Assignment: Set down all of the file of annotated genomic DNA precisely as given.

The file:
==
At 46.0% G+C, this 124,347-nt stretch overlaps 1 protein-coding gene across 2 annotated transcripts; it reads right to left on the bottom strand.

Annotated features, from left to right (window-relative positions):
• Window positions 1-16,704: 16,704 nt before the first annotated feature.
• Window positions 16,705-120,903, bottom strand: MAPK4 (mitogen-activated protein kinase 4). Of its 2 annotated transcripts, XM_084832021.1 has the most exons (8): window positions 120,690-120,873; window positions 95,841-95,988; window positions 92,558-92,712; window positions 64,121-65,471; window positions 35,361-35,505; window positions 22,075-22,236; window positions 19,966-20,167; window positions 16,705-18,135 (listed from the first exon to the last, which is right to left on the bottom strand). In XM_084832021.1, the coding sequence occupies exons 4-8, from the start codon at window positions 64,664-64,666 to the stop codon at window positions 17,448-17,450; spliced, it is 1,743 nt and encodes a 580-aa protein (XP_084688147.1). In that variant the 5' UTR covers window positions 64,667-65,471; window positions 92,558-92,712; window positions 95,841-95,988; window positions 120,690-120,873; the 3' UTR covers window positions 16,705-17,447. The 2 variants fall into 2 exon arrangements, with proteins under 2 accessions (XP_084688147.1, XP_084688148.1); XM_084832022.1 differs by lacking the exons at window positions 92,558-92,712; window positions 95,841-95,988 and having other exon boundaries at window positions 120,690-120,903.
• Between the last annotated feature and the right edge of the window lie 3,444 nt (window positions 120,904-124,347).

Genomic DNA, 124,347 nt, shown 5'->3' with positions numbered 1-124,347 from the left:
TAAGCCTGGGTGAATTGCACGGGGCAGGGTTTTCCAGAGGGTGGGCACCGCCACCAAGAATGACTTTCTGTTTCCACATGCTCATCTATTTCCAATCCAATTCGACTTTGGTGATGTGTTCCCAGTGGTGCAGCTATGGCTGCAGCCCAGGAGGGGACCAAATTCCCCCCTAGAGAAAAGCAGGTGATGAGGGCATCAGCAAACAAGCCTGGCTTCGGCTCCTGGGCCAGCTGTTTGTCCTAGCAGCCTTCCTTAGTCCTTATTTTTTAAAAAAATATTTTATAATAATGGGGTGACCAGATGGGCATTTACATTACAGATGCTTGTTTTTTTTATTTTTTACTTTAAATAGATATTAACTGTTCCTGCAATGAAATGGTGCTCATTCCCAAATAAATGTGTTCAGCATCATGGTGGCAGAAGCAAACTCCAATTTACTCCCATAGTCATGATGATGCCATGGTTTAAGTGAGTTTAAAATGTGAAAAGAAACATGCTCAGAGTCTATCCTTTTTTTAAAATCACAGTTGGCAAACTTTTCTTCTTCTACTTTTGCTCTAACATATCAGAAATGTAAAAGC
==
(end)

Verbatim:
At 46.0% G+C, this 124,347-nt stretch overlaps 1 protein-coding gene across 2 annotated transcripts; it reads right to left on the bottom strand.

Annotated features, from left to right (window-relative positions):
• Window positions 1-16,704: 16,704 nt before the first annotated feature.
• Window positions 16,705-120,903, bottom strand: MAPK4 (mitogen-activated protein kinase 4). Of its 2 annotated transcripts, XM_084832021.1 has the most exons (8): window positions 120,690-120,873; window positions 95,841-95,988; window positions 92,558-92,712; window positions 64,121-65,471; window positions 35,361-35,505; window positions 22,075-22,236; window positions 19,966-20,167; window positions 16,705-18,135 (listed from the first exon to the last, which is right to left on the bottom strand). In XM_084832021.1, the coding sequence occupies exons 4-8, from the start codon at window positions 64,664-64,666 to the stop codon at window positions 17,448-17,450; spliced, it is 1,743 nt and encodes a 580-aa protein (XP_084688147.1). In that variant the 5' UTR covers window positions 64,667-65,471; window positions 92,558-92,712; window positions 95,841-95,988; window positions 120,690-120,873; the 3' UTR covers window positions 16,705-17,447. The 2 variants fall into 2 exon arrangements, with proteins under 2 accessions (XP_084688147.1, XP_084688148.1); XM_084832022.1 differs by lacking the exons at window positions 92,558-92,712; window positions 95,841-95,988 and having other exon boundaries at window positions 120,690-120,903.
• Between the last annotated feature and the right edge of the window lie 3,444 nt (window positions 120,904-124,347).

Genomic DNA, 124,347 nt, shown 5'->3' with positions numbered 1-124,347 from the left:
TAAGCCTGGGTGAATTGCACGGGGCAGGGTTTTCCAGAGGGTGGGCACCGCCACCAAGAATGACTTTCTGTTTCCACATGCTCATCTATTTCCAATCCAATTCGACTTTGGTGATGTGTTCCCAGTGGTGCAGCTATGGCTGCAGCCCAGGAGGGGACCAAATTCCCCCCTAGAGAAAAGCAGGTGATGAGGGCATCAGCAAACAAGCCTGGCTTCGGCTCCTGGGCCAGCTGTTTGTCCTAGCAGCCTTCCTTAGTCCTTATTTTTTAAAAAAATATTTTATAATAATGGGGTGACCAGATGGGCATTTACATTACAGATGCTTGTTTTTTTTATTTTTTACTTTAAATAGATATTAACTGTTCCTGCAATGAAATGGTGCTCATTCCCAAATAAATGTGTTCAGCATCATGGTGGCAGAAGCAAACTCCAATTTACTCCCATAGTCATGATGATGCCATGGTTTAAGTGAGTTTAAAATGTGAAAAGAAACATGCTCAGAGTCTATCCTTTTTTTAAAATCACAGTTGGCAAACTTTTCTTCTTCTACTTTTGCTCTAACATATCAGAAATGTAAAAGC